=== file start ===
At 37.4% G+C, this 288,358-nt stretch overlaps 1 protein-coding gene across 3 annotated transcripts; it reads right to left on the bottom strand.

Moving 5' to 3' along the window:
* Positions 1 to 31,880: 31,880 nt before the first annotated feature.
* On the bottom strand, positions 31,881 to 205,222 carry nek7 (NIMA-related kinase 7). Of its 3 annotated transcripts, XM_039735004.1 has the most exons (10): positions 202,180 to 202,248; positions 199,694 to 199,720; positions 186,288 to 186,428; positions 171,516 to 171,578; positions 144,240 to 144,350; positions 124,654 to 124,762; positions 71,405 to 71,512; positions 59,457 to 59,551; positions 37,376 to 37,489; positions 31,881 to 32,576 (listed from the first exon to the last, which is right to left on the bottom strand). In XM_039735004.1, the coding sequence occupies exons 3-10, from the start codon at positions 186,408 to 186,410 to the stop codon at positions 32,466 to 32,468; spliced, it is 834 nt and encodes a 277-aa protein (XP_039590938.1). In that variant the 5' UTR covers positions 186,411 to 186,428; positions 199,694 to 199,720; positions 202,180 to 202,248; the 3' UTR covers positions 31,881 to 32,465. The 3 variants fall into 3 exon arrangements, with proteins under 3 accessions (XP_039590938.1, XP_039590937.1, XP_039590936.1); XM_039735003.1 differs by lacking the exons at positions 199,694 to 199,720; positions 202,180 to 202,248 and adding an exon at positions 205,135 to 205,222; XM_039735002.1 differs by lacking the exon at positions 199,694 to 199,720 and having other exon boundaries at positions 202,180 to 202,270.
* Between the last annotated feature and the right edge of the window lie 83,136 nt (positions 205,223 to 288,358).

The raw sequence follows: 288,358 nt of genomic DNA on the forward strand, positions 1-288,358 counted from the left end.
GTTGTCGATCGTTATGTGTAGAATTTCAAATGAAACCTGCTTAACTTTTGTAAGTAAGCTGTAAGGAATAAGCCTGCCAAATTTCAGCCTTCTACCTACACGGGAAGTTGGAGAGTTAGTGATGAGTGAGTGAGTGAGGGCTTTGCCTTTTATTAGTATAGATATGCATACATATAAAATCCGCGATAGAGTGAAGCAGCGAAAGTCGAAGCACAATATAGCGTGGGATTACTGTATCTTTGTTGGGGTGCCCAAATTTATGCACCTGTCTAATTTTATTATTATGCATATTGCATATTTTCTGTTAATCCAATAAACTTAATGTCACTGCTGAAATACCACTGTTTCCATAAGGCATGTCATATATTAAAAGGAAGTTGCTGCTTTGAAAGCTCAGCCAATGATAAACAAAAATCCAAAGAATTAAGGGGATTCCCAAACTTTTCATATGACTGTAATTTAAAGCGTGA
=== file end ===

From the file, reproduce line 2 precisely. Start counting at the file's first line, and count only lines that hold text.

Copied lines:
Moving 5' to 3' along the window: